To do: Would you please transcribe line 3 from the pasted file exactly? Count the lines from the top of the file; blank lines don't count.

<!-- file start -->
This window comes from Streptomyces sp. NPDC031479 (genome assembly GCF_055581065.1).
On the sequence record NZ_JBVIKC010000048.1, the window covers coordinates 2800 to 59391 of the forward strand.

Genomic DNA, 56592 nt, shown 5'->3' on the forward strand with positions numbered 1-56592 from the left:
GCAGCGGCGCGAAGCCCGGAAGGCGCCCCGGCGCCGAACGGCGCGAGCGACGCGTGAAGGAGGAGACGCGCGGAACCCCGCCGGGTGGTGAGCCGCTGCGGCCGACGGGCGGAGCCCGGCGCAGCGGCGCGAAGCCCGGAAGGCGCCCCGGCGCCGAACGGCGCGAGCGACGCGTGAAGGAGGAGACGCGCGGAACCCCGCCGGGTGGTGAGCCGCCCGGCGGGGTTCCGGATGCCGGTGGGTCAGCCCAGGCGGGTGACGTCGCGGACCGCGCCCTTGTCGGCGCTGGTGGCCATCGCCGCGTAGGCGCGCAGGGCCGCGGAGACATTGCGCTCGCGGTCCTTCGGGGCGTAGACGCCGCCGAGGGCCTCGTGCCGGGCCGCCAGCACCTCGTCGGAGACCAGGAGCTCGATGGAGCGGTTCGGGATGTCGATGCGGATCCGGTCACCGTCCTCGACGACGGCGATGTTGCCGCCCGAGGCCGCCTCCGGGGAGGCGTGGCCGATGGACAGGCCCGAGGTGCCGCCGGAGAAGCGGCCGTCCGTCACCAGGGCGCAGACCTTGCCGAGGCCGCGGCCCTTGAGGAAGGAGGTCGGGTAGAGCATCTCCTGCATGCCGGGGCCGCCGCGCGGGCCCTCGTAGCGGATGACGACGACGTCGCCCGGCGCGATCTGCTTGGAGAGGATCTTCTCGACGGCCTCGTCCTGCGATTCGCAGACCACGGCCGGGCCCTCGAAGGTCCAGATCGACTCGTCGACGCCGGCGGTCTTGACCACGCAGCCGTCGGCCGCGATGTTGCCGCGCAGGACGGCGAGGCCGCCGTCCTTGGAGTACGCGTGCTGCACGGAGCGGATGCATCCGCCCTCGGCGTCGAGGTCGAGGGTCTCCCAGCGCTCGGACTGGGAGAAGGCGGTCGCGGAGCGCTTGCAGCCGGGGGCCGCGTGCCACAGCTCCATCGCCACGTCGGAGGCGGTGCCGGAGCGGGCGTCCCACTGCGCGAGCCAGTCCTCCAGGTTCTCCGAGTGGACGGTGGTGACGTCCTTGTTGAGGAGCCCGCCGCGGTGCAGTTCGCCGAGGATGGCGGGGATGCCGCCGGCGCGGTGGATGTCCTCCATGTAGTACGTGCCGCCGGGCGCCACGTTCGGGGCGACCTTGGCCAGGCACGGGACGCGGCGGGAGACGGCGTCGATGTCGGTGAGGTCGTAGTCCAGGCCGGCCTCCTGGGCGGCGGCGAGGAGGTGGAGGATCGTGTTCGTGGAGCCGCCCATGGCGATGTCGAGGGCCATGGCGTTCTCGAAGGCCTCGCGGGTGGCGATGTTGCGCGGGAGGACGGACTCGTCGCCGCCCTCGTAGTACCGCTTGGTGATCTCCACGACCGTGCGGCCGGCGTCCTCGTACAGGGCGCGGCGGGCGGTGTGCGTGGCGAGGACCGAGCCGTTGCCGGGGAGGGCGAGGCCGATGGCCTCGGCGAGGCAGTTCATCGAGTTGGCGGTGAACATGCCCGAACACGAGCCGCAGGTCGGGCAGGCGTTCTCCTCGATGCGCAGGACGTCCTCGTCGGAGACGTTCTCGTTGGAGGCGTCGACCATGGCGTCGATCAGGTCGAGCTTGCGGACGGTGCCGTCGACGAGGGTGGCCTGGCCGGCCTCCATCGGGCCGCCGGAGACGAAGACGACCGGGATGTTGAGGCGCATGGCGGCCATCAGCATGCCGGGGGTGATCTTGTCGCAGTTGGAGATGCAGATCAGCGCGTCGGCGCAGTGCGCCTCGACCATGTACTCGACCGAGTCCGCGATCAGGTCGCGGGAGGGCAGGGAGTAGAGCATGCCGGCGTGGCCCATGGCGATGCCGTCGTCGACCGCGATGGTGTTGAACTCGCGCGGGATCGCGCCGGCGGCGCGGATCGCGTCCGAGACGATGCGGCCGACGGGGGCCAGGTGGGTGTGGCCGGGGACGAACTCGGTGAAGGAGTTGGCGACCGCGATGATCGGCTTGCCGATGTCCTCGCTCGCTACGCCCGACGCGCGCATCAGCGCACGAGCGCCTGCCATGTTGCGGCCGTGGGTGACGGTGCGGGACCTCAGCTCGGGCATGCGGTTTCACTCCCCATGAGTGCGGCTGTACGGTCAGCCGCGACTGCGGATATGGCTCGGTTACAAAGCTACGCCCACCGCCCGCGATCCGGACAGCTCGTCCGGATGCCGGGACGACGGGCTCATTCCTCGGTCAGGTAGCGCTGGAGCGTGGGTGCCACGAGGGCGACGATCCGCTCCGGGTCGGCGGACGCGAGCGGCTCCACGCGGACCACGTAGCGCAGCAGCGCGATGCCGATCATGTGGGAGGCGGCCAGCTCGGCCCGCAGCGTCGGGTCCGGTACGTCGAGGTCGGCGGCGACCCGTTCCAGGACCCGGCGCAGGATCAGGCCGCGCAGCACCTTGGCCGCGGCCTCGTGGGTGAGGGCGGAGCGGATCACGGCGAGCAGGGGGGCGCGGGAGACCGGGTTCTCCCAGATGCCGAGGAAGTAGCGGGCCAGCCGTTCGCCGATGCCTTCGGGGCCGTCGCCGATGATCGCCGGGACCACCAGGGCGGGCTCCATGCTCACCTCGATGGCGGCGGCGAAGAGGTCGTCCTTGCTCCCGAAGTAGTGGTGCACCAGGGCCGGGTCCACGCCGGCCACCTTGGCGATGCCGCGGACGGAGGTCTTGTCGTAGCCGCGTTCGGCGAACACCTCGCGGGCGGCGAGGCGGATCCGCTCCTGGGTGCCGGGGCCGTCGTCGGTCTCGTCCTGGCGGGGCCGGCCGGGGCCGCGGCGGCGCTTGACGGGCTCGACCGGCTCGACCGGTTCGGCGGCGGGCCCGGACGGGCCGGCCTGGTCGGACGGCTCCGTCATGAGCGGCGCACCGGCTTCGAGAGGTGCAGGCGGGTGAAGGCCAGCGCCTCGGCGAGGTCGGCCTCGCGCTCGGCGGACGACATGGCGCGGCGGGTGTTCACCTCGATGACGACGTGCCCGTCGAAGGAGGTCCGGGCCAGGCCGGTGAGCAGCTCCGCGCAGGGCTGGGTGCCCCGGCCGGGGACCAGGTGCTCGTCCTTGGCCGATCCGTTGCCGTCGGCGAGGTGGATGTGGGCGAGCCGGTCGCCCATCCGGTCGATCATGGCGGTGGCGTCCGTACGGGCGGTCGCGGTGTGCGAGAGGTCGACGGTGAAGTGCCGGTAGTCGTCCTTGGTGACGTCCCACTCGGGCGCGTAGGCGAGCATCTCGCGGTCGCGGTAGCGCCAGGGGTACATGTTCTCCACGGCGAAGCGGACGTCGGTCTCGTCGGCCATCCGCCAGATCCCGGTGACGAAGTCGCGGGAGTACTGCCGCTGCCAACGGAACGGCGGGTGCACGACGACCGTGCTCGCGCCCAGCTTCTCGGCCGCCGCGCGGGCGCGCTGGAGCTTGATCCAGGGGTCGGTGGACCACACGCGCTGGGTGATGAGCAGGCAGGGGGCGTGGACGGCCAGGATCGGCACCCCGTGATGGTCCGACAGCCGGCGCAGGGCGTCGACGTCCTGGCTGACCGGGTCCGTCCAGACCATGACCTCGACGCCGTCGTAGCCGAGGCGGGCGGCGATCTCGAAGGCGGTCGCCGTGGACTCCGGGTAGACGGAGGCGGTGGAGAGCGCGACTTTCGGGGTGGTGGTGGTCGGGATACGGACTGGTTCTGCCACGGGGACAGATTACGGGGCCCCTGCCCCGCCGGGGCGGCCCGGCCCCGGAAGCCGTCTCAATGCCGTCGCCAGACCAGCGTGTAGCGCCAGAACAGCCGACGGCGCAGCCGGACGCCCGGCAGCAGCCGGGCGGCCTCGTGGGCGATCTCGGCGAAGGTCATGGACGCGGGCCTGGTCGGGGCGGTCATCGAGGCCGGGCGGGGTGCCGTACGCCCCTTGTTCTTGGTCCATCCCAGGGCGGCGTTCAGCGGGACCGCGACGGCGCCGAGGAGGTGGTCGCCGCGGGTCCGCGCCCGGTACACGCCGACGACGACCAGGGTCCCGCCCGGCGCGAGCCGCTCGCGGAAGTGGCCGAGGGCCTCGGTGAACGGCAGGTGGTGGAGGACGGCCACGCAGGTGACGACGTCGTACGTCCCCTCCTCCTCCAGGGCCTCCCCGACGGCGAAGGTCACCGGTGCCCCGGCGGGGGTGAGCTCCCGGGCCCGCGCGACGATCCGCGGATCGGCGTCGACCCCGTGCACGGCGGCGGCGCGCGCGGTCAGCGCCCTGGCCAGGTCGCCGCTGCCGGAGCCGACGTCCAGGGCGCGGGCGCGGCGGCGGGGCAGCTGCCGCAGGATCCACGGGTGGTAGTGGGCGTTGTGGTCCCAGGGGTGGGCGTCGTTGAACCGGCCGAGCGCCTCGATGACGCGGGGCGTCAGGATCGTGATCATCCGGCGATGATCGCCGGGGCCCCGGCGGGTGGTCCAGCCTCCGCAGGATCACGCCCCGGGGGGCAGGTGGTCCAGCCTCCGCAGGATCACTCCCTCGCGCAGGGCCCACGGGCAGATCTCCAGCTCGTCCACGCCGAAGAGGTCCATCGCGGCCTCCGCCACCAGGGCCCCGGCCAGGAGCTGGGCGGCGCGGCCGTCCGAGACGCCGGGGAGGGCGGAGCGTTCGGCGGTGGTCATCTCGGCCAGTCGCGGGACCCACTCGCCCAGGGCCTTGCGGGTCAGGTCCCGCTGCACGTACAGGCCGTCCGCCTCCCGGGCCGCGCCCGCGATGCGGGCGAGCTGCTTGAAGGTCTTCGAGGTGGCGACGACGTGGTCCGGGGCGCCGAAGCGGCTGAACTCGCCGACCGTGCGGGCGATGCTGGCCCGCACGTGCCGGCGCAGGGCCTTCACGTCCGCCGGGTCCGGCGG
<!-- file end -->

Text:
Genomic DNA, 56592 nt, shown 5'->3' on the forward strand with positions numbered 1-56592 from the left: